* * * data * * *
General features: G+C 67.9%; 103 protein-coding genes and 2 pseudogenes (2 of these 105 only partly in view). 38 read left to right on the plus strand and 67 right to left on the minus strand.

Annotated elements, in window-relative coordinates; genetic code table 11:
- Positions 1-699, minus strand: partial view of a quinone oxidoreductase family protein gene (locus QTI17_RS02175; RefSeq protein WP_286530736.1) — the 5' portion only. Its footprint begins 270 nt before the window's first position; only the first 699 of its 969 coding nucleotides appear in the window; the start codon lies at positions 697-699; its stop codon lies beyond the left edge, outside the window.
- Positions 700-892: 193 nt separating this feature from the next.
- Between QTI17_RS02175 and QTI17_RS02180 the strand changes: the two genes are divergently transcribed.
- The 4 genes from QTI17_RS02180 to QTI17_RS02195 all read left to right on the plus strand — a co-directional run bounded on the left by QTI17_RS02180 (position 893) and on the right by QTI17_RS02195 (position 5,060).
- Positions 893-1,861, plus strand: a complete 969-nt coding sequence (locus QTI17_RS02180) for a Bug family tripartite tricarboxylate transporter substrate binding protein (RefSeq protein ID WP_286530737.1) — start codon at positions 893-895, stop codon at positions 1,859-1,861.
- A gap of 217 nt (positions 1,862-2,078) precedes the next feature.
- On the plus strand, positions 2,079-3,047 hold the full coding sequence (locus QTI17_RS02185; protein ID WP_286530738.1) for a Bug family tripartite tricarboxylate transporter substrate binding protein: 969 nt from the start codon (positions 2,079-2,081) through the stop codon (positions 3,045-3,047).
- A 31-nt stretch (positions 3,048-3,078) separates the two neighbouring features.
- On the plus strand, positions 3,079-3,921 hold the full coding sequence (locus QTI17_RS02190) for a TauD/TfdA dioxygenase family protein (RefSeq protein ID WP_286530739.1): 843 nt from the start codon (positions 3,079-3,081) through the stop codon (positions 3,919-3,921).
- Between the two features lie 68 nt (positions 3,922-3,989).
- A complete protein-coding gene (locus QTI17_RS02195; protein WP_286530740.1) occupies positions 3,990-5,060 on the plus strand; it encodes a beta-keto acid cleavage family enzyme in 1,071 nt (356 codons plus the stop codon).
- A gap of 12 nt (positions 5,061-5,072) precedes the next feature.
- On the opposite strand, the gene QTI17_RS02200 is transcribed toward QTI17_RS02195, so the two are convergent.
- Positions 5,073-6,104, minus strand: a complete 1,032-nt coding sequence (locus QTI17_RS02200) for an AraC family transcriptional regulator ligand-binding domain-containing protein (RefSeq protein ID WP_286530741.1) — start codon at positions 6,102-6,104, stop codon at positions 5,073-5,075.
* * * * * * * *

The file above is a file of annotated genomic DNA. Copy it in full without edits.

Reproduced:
General features: G+C 67.9%; 103 protein-coding genes and 2 pseudogenes (2 of these 105 only partly in view). 38 read left to right on the plus strand and 67 right to left on the minus strand.

Annotated elements, in window-relative coordinates; genetic code table 11:
- Positions 1-699, minus strand: partial view of a quinone oxidoreductase family protein gene (locus QTI17_RS02175; RefSeq protein WP_286530736.1) — the 5' portion only. Its footprint begins 270 nt before the window's first position; only the first 699 of its 969 coding nucleotides appear in the window; the start codon lies at positions 697-699; its stop codon lies beyond the left edge, outside the window.
- Positions 700-892: 193 nt separating this feature from the next.
- Between QTI17_RS02175 and QTI17_RS02180 the strand changes: the two genes are divergently transcribed.
- The 4 genes from QTI17_RS02180 to QTI17_RS02195 all read left to right on the plus strand — a co-directional run bounded on the left by QTI17_RS02180 (position 893) and on the right by QTI17_RS02195 (position 5,060).
- Positions 893-1,861, plus strand: a complete 969-nt coding sequence (locus QTI17_RS02180) for a Bug family tripartite tricarboxylate transporter substrate binding protein (RefSeq protein ID WP_286530737.1) — start codon at positions 893-895, stop codon at positions 1,859-1,861.
- A gap of 217 nt (positions 1,862-2,078) precedes the next feature.
- On the plus strand, positions 2,079-3,047 hold the full coding sequence (locus QTI17_RS02185; protein ID WP_286530738.1) for a Bug family tripartite tricarboxylate transporter substrate binding protein: 969 nt from the start codon (positions 2,079-2,081) through the stop codon (positions 3,045-3,047).
- A 31-nt stretch (positions 3,048-3,078) separates the two neighbouring features.
- On the plus strand, positions 3,079-3,921 hold the full coding sequence (locus QTI17_RS02190) for a TauD/TfdA dioxygenase family protein (RefSeq protein ID WP_286530739.1): 843 nt from the start codon (positions 3,079-3,081) through the stop codon (positions 3,919-3,921).
- Between the two features lie 68 nt (positions 3,922-3,989).
- A complete protein-coding gene (locus QTI17_RS02195; protein WP_286530740.1) occupies positions 3,990-5,060 on the plus strand; it encodes a beta-keto acid cleavage family enzyme in 1,071 nt (356 codons plus the stop codon).
- A gap of 12 nt (positions 5,061-5,072) precedes the next feature.
- On the opposite strand, the gene QTI17_RS02200 is transcribed toward QTI17_RS02195, so the two are convergent.
- Positions 5,073-6,104, minus strand: a complete 1,032-nt coding sequence (locus QTI17_RS02200) for an AraC family transcriptional regulator ligand-binding domain-containing protein (RefSeq protein ID WP_286530741.1) — start codon at positions 6,102-6,104, stop codon at positions 5,073-5,075.